Set in New York but with a central English Character is delightful change, I can relate to Claire – in many ways – the way she evolves to fit in. We all play roles, especially women –  wife, lover, daughter, employee,  which one is the real us?  Delaney uses this theme to explore it to deeper, darker depths.

I love the way psychology is also exposed for its overly simplistic blanket approach – the connection with BDSM and sexual violence is explored and dismissed. Delaney gives us much more of a subtle exploration of human psychology that is masterful in its unravelling.

I had heard the name, Bau de Larre before but I began to wonder if I might read some of his poetry when the characters were quoting it, but then I was afraid to!

I am in awe of this writer, his tales are masterful – engaging, breathtaking and thrilling.  The perfect wife. another of his novels is on my wish list… but need my heart rate to recover before I go on another breathtaking adventure.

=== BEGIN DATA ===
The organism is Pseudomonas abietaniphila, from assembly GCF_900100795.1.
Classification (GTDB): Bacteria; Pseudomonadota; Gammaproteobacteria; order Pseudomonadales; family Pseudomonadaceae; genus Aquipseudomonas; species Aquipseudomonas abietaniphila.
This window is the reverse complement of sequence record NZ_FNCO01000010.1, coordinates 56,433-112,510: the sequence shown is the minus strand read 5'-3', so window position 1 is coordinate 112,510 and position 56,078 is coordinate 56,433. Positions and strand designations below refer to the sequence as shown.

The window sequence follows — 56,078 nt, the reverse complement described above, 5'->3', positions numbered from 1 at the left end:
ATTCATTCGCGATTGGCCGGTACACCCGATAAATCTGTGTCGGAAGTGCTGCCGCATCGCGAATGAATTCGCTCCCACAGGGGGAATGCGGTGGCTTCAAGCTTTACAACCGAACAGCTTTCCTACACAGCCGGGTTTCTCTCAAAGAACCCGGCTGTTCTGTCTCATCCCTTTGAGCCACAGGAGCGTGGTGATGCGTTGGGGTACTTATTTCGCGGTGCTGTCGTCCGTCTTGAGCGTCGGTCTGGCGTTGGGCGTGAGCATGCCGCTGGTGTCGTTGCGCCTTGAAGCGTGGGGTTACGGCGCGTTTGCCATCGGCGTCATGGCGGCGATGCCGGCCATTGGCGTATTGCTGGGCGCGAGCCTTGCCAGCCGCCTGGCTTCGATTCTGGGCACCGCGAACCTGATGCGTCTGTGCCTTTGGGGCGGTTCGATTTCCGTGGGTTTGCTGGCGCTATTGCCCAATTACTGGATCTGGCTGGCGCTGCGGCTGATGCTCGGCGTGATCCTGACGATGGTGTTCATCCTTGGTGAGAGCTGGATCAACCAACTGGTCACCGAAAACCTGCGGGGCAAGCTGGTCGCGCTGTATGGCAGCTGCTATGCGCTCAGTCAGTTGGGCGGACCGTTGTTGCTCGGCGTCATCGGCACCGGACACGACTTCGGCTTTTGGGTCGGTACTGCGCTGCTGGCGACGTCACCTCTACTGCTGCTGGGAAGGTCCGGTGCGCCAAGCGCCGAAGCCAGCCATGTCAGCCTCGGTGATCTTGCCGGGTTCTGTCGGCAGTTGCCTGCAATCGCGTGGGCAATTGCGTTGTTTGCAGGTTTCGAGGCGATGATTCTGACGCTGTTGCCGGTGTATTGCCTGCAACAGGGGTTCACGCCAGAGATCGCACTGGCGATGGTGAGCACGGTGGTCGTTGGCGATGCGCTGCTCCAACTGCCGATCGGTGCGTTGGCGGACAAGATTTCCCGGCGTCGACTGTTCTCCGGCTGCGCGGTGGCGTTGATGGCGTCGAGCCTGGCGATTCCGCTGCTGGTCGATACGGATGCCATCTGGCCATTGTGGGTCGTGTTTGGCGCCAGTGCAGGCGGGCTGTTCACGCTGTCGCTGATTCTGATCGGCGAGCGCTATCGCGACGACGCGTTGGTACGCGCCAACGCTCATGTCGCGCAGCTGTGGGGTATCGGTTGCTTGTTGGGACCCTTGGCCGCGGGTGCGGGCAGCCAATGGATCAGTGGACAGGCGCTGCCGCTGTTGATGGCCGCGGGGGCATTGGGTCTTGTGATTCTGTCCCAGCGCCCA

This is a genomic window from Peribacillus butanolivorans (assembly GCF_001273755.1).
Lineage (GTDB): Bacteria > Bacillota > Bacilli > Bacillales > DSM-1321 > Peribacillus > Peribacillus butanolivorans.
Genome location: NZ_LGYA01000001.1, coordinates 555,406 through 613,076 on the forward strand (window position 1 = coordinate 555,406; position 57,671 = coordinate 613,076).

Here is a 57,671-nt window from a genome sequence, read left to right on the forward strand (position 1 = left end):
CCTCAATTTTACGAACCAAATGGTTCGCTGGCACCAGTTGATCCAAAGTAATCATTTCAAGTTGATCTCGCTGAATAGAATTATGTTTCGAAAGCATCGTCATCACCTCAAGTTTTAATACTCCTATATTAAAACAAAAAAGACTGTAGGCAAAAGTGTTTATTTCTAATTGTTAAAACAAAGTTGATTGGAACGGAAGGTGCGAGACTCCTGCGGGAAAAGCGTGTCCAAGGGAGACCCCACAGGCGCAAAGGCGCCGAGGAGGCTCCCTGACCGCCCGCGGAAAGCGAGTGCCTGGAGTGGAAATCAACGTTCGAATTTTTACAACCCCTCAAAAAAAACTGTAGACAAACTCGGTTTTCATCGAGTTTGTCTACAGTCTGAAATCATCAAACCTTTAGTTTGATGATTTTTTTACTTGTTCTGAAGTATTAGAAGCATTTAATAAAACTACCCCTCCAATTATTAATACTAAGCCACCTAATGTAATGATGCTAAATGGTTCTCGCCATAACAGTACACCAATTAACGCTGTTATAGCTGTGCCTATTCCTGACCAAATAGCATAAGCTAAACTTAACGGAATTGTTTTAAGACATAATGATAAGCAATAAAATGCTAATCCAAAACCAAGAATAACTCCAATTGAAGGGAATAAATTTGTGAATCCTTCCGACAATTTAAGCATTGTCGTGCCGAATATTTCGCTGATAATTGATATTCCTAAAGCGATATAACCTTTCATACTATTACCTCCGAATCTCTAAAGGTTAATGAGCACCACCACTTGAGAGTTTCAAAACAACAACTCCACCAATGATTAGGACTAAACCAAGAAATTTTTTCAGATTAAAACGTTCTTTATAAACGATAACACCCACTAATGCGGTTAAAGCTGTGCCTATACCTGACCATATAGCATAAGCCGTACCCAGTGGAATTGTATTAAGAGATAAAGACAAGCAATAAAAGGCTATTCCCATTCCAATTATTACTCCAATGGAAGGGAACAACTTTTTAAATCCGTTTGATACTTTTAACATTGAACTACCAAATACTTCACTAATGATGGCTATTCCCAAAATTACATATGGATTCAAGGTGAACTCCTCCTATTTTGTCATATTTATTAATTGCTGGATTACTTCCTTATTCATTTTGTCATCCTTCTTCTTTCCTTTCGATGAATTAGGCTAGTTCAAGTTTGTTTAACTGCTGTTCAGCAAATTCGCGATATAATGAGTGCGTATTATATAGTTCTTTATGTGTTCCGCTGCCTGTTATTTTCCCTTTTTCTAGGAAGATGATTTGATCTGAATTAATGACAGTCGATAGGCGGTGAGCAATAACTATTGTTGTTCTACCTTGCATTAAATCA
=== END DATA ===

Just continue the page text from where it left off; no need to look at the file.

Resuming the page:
Advertisements
Adventures, book review

The Girl Before by J.P. Delaney – book review

9780425285046

The blurb….

Emma
Reeling from a traumatic break-in, Emma wants a new place to live. But none of the apartments she sees are affordable or feel safe. Until One Folgate Street. The house is an architectural masterpiece: a minimalist design of pale stone, plate glass, and soaring ceilings. But there are rules. The enigmatic architect who designed the house retains full control: no books, no throw pillows, no photos or clutter or personal effects of any kind. The space is intended to transform its occupant—and it does.

Jane